PUBLISHED ARTICLES

Brian Collins was interviewed for and quoted in the following article:

THE SAN DIEGO UNION-TRIBUNE

Oct 17, 2004

"A Foot in the Door: Many Look to Mom, Dad or In-Laws for Help"

by Emmet Pierce
Staff Writer for the San Diego Union-Tribune

Young people trying to leave the nest and buy a home of their own during the current housing-price boom will have to get creative or get out of town.

"Where will our children live?" asked Erik Bruvold of the San Diego Regional Economic Development Corp. "At home, in condos or far away. Supply is out of whack with demand. High house prices are continuing evidence of that. It is a real problem."

Real estate professionals say home buyers in their 20s are throwing away the rule book to attain homeowner status in San Diego County. To avoid moving to less costly housing markets, young buyers like Angela Koch are borrowing from relatives, pooling funds with friends or embracing riskier mortgage loans.

Koch, 24, recently moved out of her parents' Tierrasanta home and into a studio condo in Mission Valley. Although her new home encompasses only 500 square feet, Koch, who attended Serra High School, is happy to be living on her own. Escrow closed at the end of May. "It's pretty groovy."

Koch says she's financially independent from her parents. "There are occasional meals, but that's it," she said with a laugh.

Moving into smaller digs was no problem for Koch, who works for a banking services company.

"Considering that I lived with my parents with a small bedroom, it really wasn't that hard," she said. "To me it's better because I have my own kitchen and bathroom; not that I use the kitchen, but it's there. I was looking for something in central San Diego, and finding something that was not a complete dump was difficult."

A commuter to Rancho Bernardo, Koch says her new home offers convenient freeway access, and she likes being close to retail shopping in Mission Valley. This isn't the first time she has struck out on her own. She tried renting for a time but longed for the financial benefits of homeownership.

"I had lived in an apartment for about six months a few years back," she said. "It's a waste of money."

Runaway market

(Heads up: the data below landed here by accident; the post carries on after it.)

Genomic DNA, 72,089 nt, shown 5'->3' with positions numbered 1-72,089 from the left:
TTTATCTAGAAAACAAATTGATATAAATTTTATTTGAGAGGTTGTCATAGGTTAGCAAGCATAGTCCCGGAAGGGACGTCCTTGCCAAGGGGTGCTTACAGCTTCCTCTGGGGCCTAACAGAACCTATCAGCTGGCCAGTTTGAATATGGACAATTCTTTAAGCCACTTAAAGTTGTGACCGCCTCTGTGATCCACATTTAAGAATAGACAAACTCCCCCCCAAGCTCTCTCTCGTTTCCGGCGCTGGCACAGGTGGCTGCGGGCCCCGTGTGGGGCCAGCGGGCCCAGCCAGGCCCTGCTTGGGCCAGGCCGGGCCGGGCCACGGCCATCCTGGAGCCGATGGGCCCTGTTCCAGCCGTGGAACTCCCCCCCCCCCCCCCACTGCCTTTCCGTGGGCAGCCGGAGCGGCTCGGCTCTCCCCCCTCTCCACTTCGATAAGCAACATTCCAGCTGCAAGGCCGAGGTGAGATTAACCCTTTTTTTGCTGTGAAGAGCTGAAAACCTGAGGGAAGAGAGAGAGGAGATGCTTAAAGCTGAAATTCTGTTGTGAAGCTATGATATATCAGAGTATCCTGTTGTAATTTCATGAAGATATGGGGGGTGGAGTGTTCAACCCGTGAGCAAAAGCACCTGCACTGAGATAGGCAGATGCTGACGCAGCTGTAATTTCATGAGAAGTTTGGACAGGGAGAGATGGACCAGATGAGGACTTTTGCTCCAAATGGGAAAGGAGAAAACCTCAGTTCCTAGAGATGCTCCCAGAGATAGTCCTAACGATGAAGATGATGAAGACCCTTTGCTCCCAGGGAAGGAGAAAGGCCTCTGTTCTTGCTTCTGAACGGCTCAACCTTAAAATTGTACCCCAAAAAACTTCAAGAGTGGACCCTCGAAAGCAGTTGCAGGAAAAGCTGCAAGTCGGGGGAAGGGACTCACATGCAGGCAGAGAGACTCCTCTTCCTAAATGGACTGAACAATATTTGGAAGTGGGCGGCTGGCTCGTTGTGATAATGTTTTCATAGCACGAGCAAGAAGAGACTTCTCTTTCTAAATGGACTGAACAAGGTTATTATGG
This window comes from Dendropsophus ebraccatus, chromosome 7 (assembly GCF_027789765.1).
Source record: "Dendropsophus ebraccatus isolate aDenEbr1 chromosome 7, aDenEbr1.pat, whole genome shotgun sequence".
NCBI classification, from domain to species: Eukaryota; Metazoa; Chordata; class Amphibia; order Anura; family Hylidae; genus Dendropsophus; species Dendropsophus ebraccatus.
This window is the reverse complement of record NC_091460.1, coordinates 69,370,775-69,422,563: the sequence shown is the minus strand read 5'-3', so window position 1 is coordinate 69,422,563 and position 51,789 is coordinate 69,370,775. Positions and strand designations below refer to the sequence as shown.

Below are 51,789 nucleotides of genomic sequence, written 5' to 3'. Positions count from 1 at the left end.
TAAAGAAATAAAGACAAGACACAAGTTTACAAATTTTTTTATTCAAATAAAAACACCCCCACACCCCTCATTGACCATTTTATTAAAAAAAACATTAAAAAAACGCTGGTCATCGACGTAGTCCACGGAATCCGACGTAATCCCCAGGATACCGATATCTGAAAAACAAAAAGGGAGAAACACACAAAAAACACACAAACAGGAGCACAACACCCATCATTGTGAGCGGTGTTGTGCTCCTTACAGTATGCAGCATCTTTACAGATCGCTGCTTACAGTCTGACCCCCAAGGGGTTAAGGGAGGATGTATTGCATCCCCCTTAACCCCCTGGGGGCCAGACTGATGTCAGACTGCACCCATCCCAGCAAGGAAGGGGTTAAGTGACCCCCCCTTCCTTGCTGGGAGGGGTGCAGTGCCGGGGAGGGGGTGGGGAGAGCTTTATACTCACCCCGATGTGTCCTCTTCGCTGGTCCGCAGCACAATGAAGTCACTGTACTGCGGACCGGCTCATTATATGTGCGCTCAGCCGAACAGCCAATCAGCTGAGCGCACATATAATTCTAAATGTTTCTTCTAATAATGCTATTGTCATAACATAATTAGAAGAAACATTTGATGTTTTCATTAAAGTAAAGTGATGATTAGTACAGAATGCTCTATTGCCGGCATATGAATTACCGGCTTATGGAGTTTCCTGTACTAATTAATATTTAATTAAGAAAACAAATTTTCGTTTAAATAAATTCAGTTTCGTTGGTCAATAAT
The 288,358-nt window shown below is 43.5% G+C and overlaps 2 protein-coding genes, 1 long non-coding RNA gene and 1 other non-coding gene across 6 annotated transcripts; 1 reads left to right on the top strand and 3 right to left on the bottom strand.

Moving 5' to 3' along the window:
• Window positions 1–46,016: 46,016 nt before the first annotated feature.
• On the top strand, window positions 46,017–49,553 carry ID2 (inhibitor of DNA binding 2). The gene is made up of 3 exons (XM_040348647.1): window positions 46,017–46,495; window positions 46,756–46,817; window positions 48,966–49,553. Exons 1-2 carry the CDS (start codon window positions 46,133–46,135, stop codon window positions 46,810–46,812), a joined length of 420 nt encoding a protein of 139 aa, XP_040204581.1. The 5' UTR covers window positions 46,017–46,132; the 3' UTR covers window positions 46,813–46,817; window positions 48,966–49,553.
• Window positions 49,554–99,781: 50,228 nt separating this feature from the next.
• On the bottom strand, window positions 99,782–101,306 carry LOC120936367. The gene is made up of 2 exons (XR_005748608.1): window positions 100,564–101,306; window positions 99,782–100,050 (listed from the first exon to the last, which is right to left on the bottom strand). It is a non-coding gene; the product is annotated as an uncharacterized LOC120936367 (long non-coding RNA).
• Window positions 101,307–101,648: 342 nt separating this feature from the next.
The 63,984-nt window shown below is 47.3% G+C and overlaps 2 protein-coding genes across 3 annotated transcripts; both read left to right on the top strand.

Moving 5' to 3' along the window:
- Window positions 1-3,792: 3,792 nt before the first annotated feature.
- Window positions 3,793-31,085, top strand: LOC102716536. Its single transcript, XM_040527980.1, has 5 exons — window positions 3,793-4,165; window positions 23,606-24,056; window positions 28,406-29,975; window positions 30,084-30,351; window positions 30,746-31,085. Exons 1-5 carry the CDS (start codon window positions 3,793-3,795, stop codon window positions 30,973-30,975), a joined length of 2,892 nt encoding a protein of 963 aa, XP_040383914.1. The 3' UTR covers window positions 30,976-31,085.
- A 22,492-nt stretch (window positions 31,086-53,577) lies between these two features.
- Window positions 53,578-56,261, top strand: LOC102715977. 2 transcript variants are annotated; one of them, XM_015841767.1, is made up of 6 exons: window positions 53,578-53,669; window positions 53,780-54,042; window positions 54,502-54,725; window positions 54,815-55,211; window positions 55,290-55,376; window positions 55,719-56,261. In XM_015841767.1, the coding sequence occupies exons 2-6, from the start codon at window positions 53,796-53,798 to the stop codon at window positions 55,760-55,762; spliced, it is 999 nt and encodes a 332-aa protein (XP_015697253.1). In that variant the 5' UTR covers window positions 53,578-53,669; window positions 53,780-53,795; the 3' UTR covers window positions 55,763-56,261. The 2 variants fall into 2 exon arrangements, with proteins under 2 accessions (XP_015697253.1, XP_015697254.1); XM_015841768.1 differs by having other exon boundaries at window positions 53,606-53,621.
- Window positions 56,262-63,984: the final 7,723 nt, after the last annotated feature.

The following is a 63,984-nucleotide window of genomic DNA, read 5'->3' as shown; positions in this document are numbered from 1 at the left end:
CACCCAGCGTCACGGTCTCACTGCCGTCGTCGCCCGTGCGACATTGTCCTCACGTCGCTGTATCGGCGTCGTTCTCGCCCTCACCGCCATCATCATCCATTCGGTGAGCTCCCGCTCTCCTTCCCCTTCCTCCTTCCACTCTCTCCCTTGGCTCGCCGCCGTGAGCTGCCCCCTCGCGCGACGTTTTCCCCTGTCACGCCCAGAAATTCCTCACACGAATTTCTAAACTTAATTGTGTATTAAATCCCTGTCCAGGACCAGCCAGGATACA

Young adults like Koch are trying to catch up with the runaway housing market before prices climb higher. Abby Wilner, co-author of the 2001 book "Quarterlife Crisis: The Unique Challenges of Life in Your Twenties," says America's children are remaining with their parents well into their 20s, especially in costly metro areas like San Diego.

"It used to be a given that you'd get a job and one day buy a home," she said. "It is not always an option."

Some experts say that without a big increase in home construction, homeownership may remain out of reach for many members of the demographic bulge known as "Generation Y."

Koch says a twist of fate enabled her to become a homeowner.

"My grandpa passed away in October 2003, and he left me an inheritance which helped me with the down payment," she said. "Without the down payment, I would not have been able to afford the monthly payments."

For many of her peers, homeownership is "really impossible."

"Being in your early 20s, you don't get the best job coming out of school, and you don't make enough to pay rent and save at the same time," she said. "Five thousand dollars doesn't do it. Ten thousand doesn't do it."

Koch's father is proud of her decision to invest in a condo. He was surprised to learn that a unit very much like hers recently went on the market for $35,000 more than she paid. "He almost had a heart attack," Koch said with a laugh.

If the market remains strong, Koch hopes to trade up to a one- bedroom condo. "I don't want to be in a studio for very long. I am hoping in two to three years to refinance or sell. I'd like to have a bedroom. That is my goal."

Reluctant renter

In Pacific Beach, Michael Pierce, 26, is resigned to remaining a renter until he improves his financial status. Pierce, who is seeking his real estate license, shares a townhome with his girlfriend and two other roommates.

"I know I can't afford anything," said the graduate of El Cajon Valley High School. "It's very frustrating. I just need to make more money. With money, you can improve your credit by paying things off. You can prove you can afford something."

He regrets missing out on the great gains in equity that homeowners have enjoyed here since 1998. "That is the most stressful factor, seeing how the market is moving."

Sharing a 1,700-square-foot unit with three roommates has worked well, Pierce said. That's partly because two of them have busy schedules that keep them out of the dwelling most of the time.

"I don't walk out of my bedroom door and run into them in the morning."

His plan is to find a home he can afford to buy, no matter how humble.

"For my first home, I will settle for a condo, even . . . an apartment that has been turned into a condo. Anything is a good start."

Although he understands the financial benefits of homeownership, Pierce says there are other reasons to buy.

"A lot of it has to do with personal freedom, that step of going from being a kid to being an adult," he said. "When you are paying your own bills, it's one of the steps toward adulthood."

Broker Craig Bramlett, owner of Cal Pacific Mortgage, says there are plenty of loans available to twenty-somethings, if they're willing to take on large debts. Creative loans typically begin with low monthly payments but jump to higher levels after a few years.